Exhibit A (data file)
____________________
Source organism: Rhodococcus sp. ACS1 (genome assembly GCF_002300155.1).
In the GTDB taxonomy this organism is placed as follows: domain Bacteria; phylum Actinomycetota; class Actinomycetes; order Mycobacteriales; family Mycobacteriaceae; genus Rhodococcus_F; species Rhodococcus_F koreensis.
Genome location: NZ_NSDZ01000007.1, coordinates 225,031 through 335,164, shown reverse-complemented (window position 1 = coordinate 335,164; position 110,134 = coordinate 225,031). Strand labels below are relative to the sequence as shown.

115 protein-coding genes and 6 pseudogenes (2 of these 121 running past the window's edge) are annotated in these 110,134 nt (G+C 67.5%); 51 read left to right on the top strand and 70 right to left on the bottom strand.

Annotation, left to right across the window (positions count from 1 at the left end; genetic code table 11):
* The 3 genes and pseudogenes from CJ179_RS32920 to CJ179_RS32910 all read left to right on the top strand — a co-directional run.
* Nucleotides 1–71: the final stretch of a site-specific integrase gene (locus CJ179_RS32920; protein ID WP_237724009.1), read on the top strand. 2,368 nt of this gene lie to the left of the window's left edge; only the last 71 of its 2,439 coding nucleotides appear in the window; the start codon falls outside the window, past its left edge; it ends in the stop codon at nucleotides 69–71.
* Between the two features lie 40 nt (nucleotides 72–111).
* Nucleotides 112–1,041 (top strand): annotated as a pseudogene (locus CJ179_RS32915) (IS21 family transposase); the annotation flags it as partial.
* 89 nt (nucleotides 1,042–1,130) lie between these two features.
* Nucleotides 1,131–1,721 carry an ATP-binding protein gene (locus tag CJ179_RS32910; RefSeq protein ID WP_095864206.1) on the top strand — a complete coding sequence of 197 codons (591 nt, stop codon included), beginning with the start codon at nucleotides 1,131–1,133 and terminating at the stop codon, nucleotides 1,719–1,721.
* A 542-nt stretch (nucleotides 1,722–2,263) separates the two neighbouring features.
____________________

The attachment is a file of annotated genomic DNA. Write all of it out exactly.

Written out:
Source organism: Rhodococcus sp. ACS1 (genome assembly GCF_002300155.1).
In the GTDB taxonomy this organism is placed as follows: domain Bacteria; phylum Actinomycetota; class Actinomycetes; order Mycobacteriales; family Mycobacteriaceae; genus Rhodococcus_F; species Rhodococcus_F koreensis.
Genome location: NZ_NSDZ01000007.1, coordinates 225,031 through 335,164, shown reverse-complemented (window position 1 = coordinate 335,164; position 110,134 = coordinate 225,031). Strand labels below are relative to the sequence as shown.

115 protein-coding genes and 6 pseudogenes (2 of these 121 running past the window's edge) are annotated in these 110,134 nt (G+C 67.5%); 51 read left to right on the top strand and 70 right to left on the bottom strand.

Annotation, left to right across the window (positions count from 1 at the left end; genetic code table 11):
* The 3 genes and pseudogenes from CJ179_RS32920 to CJ179_RS32910 all read left to right on the top strand — a co-directional run.
* Nucleotides 1–71: the final stretch of a site-specific integrase gene (locus CJ179_RS32920; protein ID WP_237724009.1), read on the top strand. 2,368 nt of this gene lie to the left of the window's left edge; only the last 71 of its 2,439 coding nucleotides appear in the window; the start codon falls outside the window, past its left edge; it ends in the stop codon at nucleotides 69–71.
* Between the two features lie 40 nt (nucleotides 72–111).
* Nucleotides 112–1,041 (top strand): annotated as a pseudogene (locus CJ179_RS32915) (IS21 family transposase); the annotation flags it as partial.
* 89 nt (nucleotides 1,042–1,130) lie between these two features.
* Nucleotides 1,131–1,721 carry an ATP-binding protein gene (locus tag CJ179_RS32910; RefSeq protein ID WP_095864206.1) on the top strand — a complete coding sequence of 197 codons (591 nt, stop codon included), beginning with the start codon at nucleotides 1,131–1,133 and terminating at the stop codon, nucleotides 1,719–1,721.
* A 542-nt stretch (nucleotides 1,722–2,263) separates the two neighbouring features.